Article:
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Commissioning leaders admit uncertainty about nurse role

  • 6 Comments

GP commissioners have admitted continuing uncertainty about the role of nurses on clinical commissioning groups.

In the summer the government announced each CCG, which will take over commissioning of most care from primary care trusts in April 2013, had to have a nurse on its governing body.

However, leaders of several emerging clinical commissioning groups told Nursing Times that – while they had a nurse on their board – they had not decided whether they would have voting or decision rights.

NHS Alliance chair Michael Dixon, who represents many clinical commissioners, acknowledged there was uncertainty about the nurse’s role. He said it would be different to member practices, as the practices would get to agree “which nurses and consultants they have on the board”.

Another senior NHS commissioning source said there was still confusion about whether nurses from local providers can sit on CCG boards, and whether they should have a non-executive governance role, or an executive role in developing services.

The source said the DH may still create a process for allocating nurses or hospital doctors to CCG boards, rather than allowing them to choose their own, but this had not been finally decided.

  • 6 Comments

Readers' comments (6)

  • Just another way of trying to keep nurses subservient really :(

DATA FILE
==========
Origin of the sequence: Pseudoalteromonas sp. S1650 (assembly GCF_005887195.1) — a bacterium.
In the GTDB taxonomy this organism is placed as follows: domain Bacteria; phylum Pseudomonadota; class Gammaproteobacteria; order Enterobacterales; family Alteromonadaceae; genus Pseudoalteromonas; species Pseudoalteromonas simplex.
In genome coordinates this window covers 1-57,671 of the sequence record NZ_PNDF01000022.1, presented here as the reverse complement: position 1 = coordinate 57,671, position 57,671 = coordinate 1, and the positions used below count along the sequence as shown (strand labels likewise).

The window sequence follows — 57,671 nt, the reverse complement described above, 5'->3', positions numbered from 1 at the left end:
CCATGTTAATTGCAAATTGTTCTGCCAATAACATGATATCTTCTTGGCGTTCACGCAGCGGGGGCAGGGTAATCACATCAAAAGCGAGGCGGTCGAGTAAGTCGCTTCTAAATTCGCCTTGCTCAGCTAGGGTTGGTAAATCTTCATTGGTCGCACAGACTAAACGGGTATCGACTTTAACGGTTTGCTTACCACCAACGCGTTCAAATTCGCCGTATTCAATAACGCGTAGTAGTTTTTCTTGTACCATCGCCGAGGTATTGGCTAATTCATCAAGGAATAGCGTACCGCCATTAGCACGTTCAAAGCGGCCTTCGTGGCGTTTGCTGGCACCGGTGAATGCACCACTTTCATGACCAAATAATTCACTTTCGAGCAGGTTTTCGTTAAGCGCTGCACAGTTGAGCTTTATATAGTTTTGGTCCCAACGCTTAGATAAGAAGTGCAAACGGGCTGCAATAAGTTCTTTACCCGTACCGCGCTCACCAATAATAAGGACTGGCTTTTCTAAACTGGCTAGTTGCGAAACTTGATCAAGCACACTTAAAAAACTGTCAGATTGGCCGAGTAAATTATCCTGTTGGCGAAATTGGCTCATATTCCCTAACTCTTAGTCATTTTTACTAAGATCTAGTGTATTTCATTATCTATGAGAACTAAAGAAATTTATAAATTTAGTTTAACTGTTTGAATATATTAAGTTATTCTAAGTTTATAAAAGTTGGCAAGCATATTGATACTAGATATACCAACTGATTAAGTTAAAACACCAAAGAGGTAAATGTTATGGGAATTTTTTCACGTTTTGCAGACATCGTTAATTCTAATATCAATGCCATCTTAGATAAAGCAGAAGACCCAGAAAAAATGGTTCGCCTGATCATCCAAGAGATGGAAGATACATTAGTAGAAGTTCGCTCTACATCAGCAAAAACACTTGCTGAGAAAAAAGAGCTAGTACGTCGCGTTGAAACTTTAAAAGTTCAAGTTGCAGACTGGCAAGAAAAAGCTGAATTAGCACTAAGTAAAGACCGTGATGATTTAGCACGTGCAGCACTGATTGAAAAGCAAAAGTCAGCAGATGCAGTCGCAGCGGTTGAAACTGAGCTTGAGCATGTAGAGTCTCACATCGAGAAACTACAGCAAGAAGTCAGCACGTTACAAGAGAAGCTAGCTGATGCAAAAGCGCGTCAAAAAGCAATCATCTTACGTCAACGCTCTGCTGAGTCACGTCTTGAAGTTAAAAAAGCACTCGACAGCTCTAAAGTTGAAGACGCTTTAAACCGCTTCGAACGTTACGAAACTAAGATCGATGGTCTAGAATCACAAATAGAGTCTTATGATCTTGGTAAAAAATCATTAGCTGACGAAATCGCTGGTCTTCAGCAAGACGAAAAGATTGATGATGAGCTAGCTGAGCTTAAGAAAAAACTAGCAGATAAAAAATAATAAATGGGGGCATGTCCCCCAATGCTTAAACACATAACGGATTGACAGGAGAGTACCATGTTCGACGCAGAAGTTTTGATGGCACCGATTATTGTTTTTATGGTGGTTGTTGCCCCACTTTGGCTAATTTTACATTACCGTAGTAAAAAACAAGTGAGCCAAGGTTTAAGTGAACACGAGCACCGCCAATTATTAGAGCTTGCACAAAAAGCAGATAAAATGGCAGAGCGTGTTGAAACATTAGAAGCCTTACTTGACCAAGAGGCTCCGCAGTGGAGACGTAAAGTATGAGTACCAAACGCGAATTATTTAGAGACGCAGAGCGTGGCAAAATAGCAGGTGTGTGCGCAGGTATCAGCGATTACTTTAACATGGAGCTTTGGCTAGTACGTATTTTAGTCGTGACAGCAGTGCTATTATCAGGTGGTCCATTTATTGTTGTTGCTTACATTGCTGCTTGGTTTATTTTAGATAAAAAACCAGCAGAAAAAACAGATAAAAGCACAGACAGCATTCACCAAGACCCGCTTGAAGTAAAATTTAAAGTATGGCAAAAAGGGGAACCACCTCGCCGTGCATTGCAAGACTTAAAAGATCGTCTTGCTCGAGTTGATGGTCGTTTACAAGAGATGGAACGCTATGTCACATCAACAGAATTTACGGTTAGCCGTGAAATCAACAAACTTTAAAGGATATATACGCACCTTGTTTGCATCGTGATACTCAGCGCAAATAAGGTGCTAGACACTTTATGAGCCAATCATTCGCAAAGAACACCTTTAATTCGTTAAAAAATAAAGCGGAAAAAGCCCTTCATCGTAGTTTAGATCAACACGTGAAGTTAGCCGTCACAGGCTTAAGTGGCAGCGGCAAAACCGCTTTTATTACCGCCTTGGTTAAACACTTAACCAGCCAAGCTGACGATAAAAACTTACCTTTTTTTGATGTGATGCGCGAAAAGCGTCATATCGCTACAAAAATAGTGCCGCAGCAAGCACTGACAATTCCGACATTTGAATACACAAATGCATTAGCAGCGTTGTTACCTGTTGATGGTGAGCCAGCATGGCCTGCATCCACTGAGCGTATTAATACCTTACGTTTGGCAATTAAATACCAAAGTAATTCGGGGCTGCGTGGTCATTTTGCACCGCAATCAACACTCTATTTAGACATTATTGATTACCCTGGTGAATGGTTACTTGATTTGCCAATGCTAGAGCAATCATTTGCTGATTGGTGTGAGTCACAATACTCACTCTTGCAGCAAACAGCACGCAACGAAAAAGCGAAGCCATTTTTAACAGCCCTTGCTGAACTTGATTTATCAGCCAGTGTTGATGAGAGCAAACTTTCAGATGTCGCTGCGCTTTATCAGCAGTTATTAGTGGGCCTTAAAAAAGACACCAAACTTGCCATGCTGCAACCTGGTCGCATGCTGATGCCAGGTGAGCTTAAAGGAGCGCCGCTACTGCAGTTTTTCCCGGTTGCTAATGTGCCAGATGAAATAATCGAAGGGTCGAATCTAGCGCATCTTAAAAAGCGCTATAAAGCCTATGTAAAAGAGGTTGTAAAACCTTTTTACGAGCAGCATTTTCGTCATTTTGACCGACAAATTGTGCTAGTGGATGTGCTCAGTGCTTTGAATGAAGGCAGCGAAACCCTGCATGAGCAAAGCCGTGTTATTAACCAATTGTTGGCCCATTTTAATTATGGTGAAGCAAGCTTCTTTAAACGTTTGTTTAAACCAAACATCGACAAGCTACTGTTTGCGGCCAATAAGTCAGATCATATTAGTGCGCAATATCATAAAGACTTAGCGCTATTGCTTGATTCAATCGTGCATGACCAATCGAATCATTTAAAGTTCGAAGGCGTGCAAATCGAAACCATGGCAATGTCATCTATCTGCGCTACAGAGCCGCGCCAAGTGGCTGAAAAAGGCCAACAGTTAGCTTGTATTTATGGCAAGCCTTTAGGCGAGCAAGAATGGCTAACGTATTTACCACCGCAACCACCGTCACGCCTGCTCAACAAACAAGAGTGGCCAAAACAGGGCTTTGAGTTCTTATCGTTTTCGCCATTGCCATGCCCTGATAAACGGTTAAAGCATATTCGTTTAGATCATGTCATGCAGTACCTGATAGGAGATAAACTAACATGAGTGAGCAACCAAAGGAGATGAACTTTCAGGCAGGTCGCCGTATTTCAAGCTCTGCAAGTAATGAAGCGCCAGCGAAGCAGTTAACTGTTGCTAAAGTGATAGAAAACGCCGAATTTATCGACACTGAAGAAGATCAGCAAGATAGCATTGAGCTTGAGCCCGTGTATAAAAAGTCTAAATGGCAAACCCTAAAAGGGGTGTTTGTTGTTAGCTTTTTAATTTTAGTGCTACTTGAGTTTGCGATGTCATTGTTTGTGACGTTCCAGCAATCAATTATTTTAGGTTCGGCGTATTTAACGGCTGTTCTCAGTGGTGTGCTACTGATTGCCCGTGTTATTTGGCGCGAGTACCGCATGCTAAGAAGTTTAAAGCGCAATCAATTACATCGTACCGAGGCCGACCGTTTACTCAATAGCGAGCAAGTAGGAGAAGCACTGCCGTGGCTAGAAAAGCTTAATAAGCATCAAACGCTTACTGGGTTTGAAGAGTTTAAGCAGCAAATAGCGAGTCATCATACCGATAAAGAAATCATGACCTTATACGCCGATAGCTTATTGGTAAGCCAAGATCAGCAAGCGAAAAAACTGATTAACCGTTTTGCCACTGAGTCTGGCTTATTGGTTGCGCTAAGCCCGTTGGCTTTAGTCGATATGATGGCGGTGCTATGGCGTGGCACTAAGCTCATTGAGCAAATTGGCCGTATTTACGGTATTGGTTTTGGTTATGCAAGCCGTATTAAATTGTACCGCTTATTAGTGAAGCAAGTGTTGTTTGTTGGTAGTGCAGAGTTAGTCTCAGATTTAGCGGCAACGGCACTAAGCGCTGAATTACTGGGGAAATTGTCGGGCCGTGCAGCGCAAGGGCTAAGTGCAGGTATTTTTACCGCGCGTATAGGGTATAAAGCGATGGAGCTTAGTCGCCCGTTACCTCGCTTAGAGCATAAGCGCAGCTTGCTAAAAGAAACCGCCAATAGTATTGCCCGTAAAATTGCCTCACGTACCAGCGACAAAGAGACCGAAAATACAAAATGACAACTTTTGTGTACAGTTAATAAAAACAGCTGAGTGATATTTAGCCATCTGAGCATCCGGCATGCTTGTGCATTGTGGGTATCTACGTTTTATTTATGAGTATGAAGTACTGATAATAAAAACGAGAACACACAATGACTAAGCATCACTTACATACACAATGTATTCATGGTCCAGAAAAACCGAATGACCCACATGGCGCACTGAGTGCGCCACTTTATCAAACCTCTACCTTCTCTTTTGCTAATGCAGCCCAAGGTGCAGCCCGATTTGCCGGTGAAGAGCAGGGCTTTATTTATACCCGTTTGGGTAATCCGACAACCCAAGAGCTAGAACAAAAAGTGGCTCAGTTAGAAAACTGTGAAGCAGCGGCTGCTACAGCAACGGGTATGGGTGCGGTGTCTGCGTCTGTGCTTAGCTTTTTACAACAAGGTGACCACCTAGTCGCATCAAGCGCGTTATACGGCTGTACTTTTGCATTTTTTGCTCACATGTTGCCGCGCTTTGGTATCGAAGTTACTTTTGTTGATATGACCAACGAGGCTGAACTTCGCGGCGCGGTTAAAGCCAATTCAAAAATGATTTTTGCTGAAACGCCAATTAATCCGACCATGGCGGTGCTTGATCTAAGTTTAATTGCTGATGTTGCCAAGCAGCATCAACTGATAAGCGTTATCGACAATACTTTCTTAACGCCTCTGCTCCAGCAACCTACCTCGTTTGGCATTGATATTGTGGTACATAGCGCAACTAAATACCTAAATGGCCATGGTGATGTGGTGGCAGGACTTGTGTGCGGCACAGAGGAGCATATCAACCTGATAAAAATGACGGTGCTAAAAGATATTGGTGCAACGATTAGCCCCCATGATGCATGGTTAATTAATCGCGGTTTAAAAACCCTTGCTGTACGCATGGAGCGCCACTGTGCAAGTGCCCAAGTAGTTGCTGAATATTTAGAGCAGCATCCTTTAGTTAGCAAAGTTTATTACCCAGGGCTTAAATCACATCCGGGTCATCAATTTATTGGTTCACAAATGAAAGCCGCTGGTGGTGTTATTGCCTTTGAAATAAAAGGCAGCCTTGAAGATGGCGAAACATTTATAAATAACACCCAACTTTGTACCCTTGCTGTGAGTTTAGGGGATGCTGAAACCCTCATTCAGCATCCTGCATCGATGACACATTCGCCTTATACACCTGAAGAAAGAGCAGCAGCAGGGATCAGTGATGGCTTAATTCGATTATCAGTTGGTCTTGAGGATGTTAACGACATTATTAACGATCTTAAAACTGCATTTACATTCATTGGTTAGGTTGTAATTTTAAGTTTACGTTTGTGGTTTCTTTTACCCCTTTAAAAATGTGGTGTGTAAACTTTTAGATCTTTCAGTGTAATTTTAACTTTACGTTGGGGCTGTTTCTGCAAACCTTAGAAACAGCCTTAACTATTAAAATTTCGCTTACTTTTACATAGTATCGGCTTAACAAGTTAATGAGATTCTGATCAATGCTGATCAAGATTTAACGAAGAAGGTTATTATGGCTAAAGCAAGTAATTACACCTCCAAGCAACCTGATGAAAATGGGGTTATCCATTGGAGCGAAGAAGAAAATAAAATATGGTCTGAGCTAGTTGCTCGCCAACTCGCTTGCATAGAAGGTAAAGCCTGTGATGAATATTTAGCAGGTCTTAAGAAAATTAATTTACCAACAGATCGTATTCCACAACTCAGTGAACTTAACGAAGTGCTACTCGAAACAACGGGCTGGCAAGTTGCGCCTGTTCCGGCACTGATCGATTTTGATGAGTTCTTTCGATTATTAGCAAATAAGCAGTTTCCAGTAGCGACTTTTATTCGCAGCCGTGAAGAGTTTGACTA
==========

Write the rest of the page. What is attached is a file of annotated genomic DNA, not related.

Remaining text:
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  • michael stone

    'However, leaders of several emerging clinical commissioning groups told Nursing Times that – while they had a nurse on their board – they had not decided whether they would have voting or decision rights.'

    'they had not decided whether they would have voting or decision rights' !!!!!!

    WHAT !!!!!!!!

    If you are appointed to the board as a requirement, OF COURSE YOU HAVE VOTING RIGHTS !

    Those 'new rules' were muddled - but that question, beggars belief !

    But those rules were abysmally designed, and quite hard to work with, or to rationalise.

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  • Absolutely agree with you on this one Michael. What a joke. It just shows what a weak position we are trying to fight from really, doesn't it?

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  • michael stone

    There is a 'statutory requirement' to have a nurse on these boards.

    So, perhaps REFUSING TO SIT unless you get to vote, would sort it !

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  • Michael, ooh, now that is a damn fine idea sir! Haha!

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  • michael stone

    There was a requirement for 2 laymen, a secondary care doctor, and a nurse, to be on those boards.

    Logically, all of those people should be both fully independent of any GP for whom the boar dis commissioning secondary services, and there to represent a viewpoint DIFFERENT from that of those GPs - of course, all of these people get to vote.

    Mind you, it isn't clear how the nurse and doctor get chosen - in my opinion, they cannot work for anybody who is providing any secondary services (although the claims about what nurses could sit, seem very illogical).

    It is all confused, fudged and mis-represented, this new system ! With large 'cover up' aspects (of intention), as well !

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